Qualcomm pays $50m for Nujira – could ip.access be next?
Qualcomm has paid around $50 million for Cambridge chip company Nujira, which appears to have been shut down.
Business Weekly understands that CEO Tim Haynes (pictured above) has left and that Qualcomm will be making other redundancies after cherry picking the key technicians behind Nujira’s Envelope Tracking technology for smartphones.
Roadblocks across the home page of Nujira’s website direct people to an info@ email address while the main telephone line invites callers to leave a message and then says this is not possible because the mail box is full and cannot take any more messages.
The company name also appears to have been stripped from the serviced office accommodation company roll call at Cambourne Business Park.
Business Weekly has been told by sources close to Nujira that the company had threatened to sue Qualcomm for alleged IP infringement and was invited to take a hike!
Qualcomm’s acquisition of the business renders all future arguments over IP issues totally irrelevant.
The same BW sources on the Nujira deal have also speculated that Qualcomm may make a third Cambridge acquisition – ip.access, the leaders in 2G, 3G & 4G end-to-end small cell solutions for global Tier 1 & Tier 2 operators.
Qualcomm is set to complete the $2.5 billion acquisition of Cambridge wireless company CSR by the end of this summer.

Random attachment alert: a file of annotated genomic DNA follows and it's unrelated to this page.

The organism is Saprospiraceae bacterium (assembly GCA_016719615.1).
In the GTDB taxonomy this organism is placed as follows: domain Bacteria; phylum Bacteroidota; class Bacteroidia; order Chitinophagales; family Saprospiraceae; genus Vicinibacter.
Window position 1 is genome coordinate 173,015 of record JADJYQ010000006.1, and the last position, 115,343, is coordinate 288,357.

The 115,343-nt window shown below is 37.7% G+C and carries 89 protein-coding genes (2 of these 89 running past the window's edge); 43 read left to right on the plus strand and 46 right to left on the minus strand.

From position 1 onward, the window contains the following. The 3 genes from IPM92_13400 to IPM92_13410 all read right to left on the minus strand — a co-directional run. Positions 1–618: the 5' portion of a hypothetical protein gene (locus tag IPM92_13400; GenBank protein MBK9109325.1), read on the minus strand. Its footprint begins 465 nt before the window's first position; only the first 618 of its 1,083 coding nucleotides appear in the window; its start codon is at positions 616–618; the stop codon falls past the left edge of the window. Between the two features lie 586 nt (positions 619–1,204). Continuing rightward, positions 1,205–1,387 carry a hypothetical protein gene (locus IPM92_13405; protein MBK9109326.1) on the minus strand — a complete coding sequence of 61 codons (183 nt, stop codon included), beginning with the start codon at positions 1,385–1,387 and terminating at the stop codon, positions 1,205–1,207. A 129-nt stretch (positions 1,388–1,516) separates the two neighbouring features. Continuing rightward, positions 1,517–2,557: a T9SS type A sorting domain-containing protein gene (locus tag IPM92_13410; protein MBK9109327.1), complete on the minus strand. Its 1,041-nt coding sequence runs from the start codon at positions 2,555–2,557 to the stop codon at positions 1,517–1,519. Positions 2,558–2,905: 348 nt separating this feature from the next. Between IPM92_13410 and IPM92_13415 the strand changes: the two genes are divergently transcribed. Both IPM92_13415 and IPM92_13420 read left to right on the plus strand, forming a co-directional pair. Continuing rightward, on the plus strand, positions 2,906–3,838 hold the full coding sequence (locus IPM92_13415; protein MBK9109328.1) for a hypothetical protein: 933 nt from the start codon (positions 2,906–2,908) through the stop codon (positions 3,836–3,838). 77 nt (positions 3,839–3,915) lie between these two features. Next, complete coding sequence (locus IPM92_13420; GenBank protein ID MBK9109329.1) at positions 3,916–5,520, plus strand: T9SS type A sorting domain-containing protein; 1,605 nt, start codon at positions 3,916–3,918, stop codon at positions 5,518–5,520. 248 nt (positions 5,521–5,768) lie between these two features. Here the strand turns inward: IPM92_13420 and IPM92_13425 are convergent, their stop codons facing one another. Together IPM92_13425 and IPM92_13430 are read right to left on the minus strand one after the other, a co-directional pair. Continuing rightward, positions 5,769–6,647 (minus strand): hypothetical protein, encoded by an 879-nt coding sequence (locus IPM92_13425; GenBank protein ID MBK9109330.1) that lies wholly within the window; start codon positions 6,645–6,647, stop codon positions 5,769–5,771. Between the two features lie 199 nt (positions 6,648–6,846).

Snapping up Nujira, which specialises in envelope tracking technology, has looked to be on the cards for some while. In 2013, Qualcomm became the first company to ship a chip with such technology, which it claimed to be the industry’s first for 3G and 4G LTE mobile devices.
Nujira has 240 patents and earlier this year raised $20 million to support production of its Coolteq chips, fund continued development of its long term product roadmap and open a new design centre in Santa Clara in Silicon Valley.
Each of the existing angel and major investors participated in the round including Hermann Hauser’s Amadeus Capital Partners, Climate Change Capital, Environmental Technologies Fund, SAM Private Equity and NES Partners.
Investec Bank also introduced new investors to the company including GAM – on behalf of its GAM Star Technology strategy – and Investec as well as other institutional and high net worth clients.
Without the $20m April lifeline, Nujira could have gone bust, according to results filed at Company House this spring for the year to December 31, 2014.
Nujira lost £21.2m in two years. The loss for last year after tax was £9.6m – down from a loss the previous year of £11.6m. Revenue crashed 66 per cent in the last year to £357.1k.
The directors’ report said that £12.2m gross was raised in March 2014 and another £0.7m the following month. But it warned that current cash would only be sufficient until the middle of Q4 2015.
It then raised $20m this April, taking the amount it has raised in 13 years of business to approximately $92m but the prospect of the major investors following on for a future bailout were remote in the extreme.